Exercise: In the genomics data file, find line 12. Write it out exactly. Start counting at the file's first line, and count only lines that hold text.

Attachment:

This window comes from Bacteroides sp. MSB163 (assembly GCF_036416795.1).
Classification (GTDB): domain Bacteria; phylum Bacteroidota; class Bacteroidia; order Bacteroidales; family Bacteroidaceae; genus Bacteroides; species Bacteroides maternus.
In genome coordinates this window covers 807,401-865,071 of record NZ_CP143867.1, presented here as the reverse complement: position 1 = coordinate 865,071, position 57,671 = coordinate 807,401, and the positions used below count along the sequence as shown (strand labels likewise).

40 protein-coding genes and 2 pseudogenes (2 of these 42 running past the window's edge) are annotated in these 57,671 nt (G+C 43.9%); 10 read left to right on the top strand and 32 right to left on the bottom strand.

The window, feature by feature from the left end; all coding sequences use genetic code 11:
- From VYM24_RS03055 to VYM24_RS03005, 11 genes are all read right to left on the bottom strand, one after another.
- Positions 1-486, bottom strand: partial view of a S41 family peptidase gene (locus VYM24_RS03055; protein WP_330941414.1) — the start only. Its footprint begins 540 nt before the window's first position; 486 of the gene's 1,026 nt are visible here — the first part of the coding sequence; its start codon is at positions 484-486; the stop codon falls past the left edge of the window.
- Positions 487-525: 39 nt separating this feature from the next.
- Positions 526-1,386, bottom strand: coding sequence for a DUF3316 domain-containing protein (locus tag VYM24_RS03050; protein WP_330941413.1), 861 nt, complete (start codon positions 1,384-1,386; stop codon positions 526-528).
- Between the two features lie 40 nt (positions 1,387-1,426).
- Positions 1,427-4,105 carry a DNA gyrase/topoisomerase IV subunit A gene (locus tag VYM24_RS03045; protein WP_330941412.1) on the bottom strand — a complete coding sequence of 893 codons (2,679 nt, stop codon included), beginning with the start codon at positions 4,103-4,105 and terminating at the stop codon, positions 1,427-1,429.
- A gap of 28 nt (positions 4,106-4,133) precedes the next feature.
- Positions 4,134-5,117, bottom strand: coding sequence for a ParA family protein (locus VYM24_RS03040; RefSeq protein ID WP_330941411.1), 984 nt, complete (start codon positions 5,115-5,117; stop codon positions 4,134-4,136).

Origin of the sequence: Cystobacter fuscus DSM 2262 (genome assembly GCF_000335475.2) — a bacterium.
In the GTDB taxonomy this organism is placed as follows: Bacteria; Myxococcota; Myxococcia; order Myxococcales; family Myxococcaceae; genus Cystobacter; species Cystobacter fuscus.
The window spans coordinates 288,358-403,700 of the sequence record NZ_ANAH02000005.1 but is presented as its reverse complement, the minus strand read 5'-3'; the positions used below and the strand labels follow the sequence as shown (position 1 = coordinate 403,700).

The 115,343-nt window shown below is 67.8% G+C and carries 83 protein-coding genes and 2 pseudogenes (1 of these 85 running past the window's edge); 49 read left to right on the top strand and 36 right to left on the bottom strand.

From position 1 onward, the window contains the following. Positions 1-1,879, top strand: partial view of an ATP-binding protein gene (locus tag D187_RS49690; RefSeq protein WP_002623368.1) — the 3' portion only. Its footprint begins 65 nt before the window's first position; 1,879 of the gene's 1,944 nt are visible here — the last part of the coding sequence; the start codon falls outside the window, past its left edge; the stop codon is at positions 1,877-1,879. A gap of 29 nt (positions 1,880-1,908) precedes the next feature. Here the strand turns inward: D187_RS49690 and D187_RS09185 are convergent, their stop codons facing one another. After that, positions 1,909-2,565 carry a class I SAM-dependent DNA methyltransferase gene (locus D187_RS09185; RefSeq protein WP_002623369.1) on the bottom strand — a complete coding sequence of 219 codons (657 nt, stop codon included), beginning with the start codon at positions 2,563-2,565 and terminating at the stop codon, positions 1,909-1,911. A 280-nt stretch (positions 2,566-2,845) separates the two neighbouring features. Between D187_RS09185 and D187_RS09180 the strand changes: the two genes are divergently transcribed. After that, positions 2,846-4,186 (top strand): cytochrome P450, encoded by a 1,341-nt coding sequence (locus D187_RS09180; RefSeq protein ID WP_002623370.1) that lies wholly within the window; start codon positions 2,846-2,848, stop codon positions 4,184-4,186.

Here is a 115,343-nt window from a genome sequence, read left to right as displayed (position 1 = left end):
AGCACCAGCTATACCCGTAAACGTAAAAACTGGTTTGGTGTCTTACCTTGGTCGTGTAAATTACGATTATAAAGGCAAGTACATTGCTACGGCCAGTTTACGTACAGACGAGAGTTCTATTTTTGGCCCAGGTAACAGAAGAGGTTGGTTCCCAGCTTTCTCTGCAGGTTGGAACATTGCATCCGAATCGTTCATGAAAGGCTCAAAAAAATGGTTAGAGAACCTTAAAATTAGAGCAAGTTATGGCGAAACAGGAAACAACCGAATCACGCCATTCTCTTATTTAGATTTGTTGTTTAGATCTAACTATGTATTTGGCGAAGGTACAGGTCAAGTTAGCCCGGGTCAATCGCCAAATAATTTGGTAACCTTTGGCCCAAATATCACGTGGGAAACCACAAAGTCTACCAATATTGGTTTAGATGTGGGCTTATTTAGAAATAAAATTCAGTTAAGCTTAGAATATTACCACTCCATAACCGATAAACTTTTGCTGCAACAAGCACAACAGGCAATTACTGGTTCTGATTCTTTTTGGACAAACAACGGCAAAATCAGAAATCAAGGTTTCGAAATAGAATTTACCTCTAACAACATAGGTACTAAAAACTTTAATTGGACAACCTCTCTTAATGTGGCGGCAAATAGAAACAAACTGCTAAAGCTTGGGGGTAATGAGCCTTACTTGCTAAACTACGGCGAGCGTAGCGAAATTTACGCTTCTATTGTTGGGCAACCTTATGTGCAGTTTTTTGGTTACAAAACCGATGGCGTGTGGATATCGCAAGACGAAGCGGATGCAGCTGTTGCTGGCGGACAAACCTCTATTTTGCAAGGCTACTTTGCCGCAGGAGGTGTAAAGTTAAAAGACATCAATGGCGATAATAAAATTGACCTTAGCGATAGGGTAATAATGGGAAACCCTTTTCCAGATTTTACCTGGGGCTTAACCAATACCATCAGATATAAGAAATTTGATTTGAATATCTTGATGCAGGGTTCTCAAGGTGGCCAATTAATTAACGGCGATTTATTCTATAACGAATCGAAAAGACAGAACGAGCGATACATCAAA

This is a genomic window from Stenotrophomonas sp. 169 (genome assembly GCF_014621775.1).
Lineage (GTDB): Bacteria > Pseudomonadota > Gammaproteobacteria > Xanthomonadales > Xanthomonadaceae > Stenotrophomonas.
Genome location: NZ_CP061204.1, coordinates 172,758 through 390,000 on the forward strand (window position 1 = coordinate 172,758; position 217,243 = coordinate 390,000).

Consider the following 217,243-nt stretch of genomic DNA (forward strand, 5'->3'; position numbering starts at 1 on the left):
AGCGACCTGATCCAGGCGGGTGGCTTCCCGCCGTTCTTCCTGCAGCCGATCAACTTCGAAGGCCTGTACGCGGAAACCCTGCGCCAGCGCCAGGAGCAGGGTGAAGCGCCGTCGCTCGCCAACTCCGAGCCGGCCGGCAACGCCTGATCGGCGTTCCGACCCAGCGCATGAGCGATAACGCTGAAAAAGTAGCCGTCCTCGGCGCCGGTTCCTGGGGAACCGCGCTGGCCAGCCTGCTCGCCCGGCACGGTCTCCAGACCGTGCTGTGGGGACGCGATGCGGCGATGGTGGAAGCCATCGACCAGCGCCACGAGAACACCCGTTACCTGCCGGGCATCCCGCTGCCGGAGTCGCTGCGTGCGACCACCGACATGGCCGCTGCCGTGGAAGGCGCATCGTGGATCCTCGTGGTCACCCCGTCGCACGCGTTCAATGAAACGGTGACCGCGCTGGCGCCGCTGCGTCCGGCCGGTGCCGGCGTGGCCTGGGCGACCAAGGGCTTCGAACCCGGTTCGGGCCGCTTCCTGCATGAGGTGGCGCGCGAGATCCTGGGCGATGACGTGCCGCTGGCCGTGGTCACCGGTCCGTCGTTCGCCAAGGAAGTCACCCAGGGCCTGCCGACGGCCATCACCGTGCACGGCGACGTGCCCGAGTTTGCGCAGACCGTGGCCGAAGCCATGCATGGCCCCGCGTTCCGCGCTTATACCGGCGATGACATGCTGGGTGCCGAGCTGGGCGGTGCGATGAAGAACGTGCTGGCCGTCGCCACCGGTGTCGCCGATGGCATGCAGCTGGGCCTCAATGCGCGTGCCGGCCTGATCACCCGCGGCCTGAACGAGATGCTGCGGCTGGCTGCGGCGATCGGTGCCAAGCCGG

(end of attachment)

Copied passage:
- A gap of 28 nt (positions 4,106-4,133) precedes the next feature.